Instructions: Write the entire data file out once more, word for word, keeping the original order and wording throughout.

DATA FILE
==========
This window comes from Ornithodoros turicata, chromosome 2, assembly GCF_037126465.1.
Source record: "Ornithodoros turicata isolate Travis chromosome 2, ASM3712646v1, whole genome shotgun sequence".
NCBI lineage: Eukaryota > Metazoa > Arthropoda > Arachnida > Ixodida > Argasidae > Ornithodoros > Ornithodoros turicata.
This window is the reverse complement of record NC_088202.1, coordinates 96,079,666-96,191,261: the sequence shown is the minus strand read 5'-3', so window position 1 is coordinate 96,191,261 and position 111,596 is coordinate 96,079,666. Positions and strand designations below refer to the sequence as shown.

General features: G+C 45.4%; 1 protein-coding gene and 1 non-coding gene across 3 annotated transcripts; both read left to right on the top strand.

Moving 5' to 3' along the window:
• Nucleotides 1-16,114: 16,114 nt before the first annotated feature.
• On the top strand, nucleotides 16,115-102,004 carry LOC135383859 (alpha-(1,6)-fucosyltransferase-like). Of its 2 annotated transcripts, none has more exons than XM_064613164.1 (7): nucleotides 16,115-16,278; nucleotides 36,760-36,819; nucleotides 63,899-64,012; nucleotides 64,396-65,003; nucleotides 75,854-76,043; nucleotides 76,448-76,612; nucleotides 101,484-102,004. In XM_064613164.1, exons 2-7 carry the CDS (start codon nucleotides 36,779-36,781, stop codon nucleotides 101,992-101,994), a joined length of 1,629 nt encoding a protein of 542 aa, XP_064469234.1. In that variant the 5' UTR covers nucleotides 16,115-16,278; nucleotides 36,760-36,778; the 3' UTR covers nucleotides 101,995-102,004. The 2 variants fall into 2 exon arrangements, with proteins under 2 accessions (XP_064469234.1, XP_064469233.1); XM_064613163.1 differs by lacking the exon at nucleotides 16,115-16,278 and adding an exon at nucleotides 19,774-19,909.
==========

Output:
This window comes from Ornithodoros turicata, chromosome 2, assembly GCF_037126465.1.
Source record: "Ornithodoros turicata isolate Travis chromosome 2, ASM3712646v1, whole genome shotgun sequence".
NCBI lineage: Eukaryota > Metazoa > Arthropoda > Arachnida > Ixodida > Argasidae > Ornithodoros > Ornithodoros turicata.
This window is the reverse complement of record NC_088202.1, coordinates 96,079,666-96,191,261: the sequence shown is the minus strand read 5'-3', so window position 1 is coordinate 96,191,261 and position 111,596 is coordinate 96,079,666. Positions and strand designations below refer to the sequence as shown.

General features: G+C 45.4%; 1 protein-coding gene and 1 non-coding gene across 3 annotated transcripts; both read left to right on the top strand.

Moving 5' to 3' along the window:
• Nucleotides 1-16,114: 16,114 nt before the first annotated feature.
• On the top strand, nucleotides 16,115-102,004 carry LOC135383859 (alpha-(1,6)-fucosyltransferase-like). Of its 2 annotated transcripts, none has more exons than XM_064613164.1 (7): nucleotides 16,115-16,278; nucleotides 36,760-36,819; nucleotides 63,899-64,012; nucleotides 64,396-65,003; nucleotides 75,854-76,043; nucleotides 76,448-76,612; nucleotides 101,484-102,004. In XM_064613164.1, exons 2-7 carry the CDS (start codon nucleotides 36,779-36,781, stop codon nucleotides 101,992-101,994), a joined length of 1,629 nt encoding a protein of 542 aa, XP_064469234.1. In that variant the 5' UTR covers nucleotides 16,115-16,278; nucleotides 36,760-36,778; the 3' UTR covers nucleotides 101,995-102,004. The 2 variants fall into 2 exon arrangements, with proteins under 2 accessions (XP_064469234.1, XP_064469233.1); XM_064613163.1 differs by lacking the exon at nucleotides 16,115-16,278 and adding an exon at nucleotides 19,774-19,909.